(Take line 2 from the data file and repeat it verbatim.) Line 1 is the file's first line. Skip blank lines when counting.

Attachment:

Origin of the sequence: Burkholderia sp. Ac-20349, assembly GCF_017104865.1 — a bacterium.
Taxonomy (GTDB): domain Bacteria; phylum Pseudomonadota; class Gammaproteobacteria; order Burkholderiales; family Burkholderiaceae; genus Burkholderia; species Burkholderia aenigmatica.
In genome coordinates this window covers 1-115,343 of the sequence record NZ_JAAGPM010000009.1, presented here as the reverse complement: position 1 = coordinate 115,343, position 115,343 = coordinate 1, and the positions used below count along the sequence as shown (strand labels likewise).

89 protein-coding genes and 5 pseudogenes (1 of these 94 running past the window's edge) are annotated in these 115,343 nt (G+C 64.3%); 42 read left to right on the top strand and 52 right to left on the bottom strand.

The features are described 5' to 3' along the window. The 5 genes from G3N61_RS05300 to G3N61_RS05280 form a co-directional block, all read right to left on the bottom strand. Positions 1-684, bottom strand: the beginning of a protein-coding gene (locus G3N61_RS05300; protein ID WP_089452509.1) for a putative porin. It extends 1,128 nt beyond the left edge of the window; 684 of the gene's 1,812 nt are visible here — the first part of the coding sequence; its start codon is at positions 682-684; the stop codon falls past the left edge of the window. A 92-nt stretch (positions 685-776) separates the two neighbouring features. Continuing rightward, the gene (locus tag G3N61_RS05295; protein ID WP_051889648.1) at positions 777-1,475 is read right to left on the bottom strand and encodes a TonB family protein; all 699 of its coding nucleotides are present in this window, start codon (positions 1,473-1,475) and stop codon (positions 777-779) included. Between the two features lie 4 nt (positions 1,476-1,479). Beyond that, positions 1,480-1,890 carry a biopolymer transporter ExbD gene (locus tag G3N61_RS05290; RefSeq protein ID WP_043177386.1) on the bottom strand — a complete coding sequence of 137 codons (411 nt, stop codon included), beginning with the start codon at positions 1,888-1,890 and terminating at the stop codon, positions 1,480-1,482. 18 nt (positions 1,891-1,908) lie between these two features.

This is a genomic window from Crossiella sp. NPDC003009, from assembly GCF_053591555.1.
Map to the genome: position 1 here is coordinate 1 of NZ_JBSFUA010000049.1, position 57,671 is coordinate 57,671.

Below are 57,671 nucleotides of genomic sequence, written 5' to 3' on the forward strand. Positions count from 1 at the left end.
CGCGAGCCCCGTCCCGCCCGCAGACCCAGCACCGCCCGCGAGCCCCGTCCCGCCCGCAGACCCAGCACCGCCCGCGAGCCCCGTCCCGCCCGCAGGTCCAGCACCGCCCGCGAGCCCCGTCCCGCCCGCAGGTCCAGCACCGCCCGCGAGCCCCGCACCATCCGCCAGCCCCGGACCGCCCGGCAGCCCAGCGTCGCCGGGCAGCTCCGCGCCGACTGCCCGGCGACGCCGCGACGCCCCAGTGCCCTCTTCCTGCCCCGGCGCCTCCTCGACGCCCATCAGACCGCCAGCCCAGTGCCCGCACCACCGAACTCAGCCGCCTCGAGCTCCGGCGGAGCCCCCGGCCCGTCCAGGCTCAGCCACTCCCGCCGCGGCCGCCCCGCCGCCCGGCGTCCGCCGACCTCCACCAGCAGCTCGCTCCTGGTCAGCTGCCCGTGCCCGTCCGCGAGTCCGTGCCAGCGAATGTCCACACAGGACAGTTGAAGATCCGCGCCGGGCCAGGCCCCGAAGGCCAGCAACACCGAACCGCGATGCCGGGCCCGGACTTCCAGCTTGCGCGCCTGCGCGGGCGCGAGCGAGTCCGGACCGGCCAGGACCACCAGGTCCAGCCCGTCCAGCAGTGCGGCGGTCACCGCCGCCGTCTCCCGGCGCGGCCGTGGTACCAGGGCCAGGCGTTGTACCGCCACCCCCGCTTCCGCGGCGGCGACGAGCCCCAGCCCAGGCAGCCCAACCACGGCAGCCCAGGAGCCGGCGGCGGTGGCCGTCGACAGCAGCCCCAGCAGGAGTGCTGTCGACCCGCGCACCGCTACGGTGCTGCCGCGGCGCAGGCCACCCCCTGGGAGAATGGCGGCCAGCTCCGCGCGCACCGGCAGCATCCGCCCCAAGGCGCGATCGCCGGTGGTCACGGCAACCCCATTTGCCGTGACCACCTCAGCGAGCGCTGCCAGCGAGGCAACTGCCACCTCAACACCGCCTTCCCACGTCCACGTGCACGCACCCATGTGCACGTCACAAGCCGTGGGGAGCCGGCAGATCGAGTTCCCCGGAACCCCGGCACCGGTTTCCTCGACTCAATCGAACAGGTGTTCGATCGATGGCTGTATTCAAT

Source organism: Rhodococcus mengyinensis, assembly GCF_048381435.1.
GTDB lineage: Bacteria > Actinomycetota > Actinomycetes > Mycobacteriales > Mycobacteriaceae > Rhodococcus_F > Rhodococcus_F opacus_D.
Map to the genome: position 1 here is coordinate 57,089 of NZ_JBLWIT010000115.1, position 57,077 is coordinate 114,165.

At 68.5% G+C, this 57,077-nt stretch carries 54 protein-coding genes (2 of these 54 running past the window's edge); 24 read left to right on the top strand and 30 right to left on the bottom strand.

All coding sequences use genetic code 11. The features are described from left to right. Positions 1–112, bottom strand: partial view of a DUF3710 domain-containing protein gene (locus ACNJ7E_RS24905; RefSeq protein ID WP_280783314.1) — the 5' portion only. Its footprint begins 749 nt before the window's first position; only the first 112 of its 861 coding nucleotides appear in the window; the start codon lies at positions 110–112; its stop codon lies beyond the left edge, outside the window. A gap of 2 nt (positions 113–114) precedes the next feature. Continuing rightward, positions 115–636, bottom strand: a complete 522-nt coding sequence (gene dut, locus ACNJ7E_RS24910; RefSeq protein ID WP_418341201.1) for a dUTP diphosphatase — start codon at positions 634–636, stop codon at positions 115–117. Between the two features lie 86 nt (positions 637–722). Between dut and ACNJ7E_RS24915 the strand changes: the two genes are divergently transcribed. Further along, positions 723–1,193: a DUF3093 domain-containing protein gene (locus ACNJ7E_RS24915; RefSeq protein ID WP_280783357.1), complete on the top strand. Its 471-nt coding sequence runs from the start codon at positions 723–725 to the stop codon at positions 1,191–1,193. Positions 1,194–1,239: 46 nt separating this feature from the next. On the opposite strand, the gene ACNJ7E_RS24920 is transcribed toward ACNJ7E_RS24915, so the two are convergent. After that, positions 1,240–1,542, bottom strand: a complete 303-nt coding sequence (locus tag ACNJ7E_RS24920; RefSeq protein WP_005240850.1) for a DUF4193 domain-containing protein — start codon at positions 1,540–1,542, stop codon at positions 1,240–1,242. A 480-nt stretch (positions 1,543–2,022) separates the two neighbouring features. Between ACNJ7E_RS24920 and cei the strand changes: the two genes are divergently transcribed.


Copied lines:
Taxonomy (GTDB): domain Bacteria; phylum Pseudomonadota; class Gammaproteobacteria; order Burkholderiales; family Burkholderiaceae; genus Burkholderia; species Burkholderia aenigmatica.